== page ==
Curriculum

At Corinthian Primary School we want every child to have high aspirations and to reach their full potential to become life-long learners. Every child has access to a broad and balanced curriculum which aims to meet the needs of all learners in a safe and stimulating environment. Our curriculum aims to challenge our children and to allow them to excel. We strongly promote self-respect for all in our school irrespective of race, creed or gender and we aim to embed tolerance of different cultures and religions.

All National Curriculum subjects are carefully planned and sequenced so that they progressively build on children’s prior learning by linking knowledge across different subjects. We are committed to providing a curriculum that not only empowers children by building knowledge and developing skills, but also develops children physically, socially, spiritually, morally, culturally, and artistically. We plan to develop children’s understanding of key vocabulary throughout the curriculum so that children become confident and articulate, with a deep understanding of key concepts. At Corinthian Primary School we have high expectations in standards of literacy and numeracy across all subjects.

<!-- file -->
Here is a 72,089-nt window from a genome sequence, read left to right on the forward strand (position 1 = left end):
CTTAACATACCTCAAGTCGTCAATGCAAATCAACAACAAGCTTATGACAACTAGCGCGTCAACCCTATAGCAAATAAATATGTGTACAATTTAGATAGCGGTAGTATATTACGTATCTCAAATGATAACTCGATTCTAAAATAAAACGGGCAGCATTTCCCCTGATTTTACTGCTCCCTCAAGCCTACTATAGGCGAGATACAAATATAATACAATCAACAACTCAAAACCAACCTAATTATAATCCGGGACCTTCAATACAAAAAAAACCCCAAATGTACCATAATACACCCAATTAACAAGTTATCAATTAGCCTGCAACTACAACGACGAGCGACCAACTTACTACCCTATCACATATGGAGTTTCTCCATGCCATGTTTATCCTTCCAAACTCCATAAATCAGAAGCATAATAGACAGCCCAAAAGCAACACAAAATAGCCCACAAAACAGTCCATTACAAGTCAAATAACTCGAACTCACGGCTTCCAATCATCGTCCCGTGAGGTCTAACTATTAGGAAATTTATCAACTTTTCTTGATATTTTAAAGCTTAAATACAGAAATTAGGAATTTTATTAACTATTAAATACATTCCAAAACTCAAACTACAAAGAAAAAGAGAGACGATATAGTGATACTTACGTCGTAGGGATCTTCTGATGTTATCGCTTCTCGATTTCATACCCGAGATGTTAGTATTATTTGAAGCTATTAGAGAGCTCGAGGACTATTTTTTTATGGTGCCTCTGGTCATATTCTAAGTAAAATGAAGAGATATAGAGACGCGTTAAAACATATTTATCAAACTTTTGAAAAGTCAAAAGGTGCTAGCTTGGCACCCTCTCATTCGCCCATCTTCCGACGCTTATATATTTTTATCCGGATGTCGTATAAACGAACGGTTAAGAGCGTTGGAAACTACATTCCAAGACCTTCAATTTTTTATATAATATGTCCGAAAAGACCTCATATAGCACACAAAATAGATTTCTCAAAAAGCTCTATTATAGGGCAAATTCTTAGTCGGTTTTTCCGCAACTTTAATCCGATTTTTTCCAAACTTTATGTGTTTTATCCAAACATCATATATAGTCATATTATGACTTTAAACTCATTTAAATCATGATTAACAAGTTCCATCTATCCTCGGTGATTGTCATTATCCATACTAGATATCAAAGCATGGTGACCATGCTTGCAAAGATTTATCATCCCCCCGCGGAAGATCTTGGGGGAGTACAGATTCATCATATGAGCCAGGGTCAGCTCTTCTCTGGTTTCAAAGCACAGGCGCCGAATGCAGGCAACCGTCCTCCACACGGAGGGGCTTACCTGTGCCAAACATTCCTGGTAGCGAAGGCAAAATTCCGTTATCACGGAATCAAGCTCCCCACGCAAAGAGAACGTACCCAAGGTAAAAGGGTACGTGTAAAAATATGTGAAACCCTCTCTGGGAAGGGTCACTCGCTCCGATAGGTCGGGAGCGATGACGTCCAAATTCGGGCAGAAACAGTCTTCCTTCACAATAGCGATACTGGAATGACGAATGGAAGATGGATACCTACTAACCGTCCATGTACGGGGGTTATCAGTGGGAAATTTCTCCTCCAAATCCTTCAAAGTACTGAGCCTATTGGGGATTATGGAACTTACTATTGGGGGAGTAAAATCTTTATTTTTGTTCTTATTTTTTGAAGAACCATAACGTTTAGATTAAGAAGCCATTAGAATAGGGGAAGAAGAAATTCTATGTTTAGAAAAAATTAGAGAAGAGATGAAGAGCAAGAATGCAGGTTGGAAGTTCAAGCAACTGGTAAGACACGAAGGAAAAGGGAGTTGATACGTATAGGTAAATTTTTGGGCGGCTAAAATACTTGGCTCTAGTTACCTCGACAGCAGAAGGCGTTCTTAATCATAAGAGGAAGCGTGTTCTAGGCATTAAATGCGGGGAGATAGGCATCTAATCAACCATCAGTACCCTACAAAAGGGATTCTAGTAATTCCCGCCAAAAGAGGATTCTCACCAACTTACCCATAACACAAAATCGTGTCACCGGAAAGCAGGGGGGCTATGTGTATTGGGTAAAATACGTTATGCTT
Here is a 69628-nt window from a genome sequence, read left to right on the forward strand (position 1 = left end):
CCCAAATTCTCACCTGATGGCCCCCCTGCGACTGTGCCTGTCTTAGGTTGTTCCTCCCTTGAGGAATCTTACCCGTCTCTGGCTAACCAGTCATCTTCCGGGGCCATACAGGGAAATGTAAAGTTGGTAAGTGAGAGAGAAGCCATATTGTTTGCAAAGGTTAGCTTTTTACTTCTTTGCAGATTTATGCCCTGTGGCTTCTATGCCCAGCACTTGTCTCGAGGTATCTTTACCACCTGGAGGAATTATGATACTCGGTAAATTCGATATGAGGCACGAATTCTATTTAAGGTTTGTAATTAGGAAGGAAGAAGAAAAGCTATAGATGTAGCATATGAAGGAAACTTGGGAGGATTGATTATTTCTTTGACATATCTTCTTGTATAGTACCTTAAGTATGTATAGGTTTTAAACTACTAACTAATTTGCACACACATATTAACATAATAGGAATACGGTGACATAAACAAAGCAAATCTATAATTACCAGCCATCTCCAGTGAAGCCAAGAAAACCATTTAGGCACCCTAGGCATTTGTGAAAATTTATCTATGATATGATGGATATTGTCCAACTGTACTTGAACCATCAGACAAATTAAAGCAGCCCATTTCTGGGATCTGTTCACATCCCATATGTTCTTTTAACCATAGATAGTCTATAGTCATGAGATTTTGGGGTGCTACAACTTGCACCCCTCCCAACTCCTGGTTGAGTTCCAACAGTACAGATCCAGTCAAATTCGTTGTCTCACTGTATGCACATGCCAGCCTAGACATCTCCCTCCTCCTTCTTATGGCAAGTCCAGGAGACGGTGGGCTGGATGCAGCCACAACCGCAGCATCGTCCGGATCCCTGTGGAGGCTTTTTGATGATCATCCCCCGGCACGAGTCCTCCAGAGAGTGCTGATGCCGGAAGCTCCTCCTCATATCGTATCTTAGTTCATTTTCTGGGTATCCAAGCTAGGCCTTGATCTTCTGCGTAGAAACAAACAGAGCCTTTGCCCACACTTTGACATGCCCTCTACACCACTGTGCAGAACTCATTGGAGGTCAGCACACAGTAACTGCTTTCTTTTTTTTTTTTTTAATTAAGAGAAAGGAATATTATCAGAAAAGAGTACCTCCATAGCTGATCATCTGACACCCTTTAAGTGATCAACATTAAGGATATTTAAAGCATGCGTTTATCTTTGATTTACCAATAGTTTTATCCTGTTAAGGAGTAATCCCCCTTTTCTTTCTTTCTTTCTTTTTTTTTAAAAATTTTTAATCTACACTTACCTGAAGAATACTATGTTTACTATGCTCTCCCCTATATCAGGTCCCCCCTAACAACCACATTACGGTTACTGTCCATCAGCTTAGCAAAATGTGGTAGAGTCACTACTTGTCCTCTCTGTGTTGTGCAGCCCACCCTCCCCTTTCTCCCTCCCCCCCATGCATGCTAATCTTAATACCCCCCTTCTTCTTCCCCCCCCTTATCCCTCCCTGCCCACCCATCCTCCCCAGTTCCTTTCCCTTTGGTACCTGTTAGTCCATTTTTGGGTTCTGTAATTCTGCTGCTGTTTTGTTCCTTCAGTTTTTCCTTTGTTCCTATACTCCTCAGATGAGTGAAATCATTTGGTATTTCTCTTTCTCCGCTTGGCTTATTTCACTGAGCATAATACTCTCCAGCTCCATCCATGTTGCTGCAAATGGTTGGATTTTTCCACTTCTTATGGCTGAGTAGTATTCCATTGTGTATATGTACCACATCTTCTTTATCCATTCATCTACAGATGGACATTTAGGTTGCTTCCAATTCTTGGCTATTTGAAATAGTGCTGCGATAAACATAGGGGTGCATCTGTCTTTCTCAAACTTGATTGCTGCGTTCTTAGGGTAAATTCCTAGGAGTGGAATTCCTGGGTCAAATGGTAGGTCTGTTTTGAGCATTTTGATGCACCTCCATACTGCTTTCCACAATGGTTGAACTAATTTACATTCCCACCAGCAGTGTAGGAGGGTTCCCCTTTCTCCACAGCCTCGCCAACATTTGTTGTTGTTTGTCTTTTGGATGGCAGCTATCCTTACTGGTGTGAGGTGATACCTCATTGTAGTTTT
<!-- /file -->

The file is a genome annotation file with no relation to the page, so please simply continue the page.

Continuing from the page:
Learning is engaging through ensuring that children have first-hand experiences through educational visits, through the varied sports that children can choose to do, through the clubs that we run during and after school and through visitors that share their expertise and knowledge. We aim to enrich the learning and promote responsibility, through planned outdoor learning, through gardening, eco-awareness, understanding sustainability and through collaboration in forest school. We also provide opportunities for learning by using the rich heritage of Liverpool and beyond, to ensure that children receive a cultural inheritance. Our intention is to grow and develop children with strong values who can contribute positively to the well-being of their community and to wider society and who can fulfil their potential.

Our curriculum is based upon principles founded within educational research. We teach new concepts in small steps so that children can learn new things without experiencing cognition overload. We ensure that we give children the knowledge that they need in order to become skilful in different areas of the curriculum. We give children lots of practice so that children’s learning can become fluent, efficient and flexible.

English

The overarching aim for English in the national curriculum is to promote high standards of language and literacy by equipping pupils with a strong command of the spoken and written language, and to develop their love of literature through widespread reading for enjoyment. The national curriculum for English aims to ensure that all pupils: